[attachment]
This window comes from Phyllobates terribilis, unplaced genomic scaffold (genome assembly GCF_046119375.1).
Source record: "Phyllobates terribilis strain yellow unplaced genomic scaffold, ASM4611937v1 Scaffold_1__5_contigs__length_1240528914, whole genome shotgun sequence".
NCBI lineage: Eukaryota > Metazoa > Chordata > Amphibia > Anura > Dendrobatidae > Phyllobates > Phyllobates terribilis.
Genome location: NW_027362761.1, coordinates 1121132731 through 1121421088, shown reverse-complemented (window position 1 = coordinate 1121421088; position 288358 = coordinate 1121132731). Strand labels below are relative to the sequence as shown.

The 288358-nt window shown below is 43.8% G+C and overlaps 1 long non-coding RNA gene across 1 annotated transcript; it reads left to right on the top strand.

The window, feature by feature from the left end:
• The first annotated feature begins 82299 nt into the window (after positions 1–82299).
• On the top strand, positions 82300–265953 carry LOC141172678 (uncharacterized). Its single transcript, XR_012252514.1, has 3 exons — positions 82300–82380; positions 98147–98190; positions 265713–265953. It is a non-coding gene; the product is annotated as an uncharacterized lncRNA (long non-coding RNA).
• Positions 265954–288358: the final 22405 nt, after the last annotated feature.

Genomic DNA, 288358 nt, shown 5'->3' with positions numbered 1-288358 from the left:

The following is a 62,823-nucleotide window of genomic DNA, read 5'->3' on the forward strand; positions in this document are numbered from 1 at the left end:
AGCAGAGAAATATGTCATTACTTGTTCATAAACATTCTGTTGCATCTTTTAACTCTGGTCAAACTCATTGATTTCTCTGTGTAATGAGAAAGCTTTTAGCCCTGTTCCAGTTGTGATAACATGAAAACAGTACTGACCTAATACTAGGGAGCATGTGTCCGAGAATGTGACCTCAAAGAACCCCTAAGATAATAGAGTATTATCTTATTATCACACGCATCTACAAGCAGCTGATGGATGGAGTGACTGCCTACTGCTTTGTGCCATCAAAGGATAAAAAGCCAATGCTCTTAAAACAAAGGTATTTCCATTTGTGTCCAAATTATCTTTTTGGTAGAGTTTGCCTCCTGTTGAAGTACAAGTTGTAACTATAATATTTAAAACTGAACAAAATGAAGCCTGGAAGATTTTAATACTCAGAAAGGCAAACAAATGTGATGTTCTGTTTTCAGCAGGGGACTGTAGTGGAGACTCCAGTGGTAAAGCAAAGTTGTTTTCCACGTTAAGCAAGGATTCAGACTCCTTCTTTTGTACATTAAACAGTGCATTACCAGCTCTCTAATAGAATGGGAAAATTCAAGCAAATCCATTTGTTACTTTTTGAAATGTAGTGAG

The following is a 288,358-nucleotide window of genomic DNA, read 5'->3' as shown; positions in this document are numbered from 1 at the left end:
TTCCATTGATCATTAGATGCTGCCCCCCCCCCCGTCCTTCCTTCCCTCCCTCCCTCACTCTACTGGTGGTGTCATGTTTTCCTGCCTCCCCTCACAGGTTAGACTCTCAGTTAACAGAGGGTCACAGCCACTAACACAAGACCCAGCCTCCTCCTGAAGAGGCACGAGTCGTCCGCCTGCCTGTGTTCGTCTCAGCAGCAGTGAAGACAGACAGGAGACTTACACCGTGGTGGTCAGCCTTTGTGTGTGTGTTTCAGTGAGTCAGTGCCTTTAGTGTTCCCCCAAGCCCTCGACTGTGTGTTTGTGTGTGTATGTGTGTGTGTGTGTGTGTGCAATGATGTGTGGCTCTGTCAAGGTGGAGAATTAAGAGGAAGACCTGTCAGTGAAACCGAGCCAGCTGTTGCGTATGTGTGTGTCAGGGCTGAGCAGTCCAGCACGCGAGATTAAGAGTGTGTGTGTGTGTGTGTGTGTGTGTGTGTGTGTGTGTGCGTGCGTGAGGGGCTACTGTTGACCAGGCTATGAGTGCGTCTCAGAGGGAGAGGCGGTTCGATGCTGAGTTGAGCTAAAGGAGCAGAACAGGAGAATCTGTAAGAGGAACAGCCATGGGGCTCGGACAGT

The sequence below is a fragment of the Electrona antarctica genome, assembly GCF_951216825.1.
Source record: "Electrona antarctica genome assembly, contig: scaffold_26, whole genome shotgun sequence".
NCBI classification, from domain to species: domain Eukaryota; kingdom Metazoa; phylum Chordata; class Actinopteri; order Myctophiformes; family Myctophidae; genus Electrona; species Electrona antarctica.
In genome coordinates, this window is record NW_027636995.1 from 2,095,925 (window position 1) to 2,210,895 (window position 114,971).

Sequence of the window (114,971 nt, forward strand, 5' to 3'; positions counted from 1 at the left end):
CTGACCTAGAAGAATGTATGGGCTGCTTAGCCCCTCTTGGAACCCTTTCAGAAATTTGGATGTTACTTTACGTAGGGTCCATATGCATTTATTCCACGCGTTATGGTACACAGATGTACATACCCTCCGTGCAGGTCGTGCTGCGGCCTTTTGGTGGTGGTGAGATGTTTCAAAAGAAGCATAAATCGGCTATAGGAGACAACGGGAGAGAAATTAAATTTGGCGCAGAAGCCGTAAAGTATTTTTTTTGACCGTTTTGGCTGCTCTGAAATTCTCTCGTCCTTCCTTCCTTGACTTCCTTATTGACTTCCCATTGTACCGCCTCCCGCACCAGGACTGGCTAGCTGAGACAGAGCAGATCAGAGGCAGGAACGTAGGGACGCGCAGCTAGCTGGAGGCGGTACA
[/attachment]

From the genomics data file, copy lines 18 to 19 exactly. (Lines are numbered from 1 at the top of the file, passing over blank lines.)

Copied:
In genome coordinates, this window is record NW_027636995.1 from 2,095,925 (window position 1) to 2,210,895 (window position 114,971).

Sequence of the window (114,971 nt, forward strand, 5' to 3'; positions counted from 1 at the left end):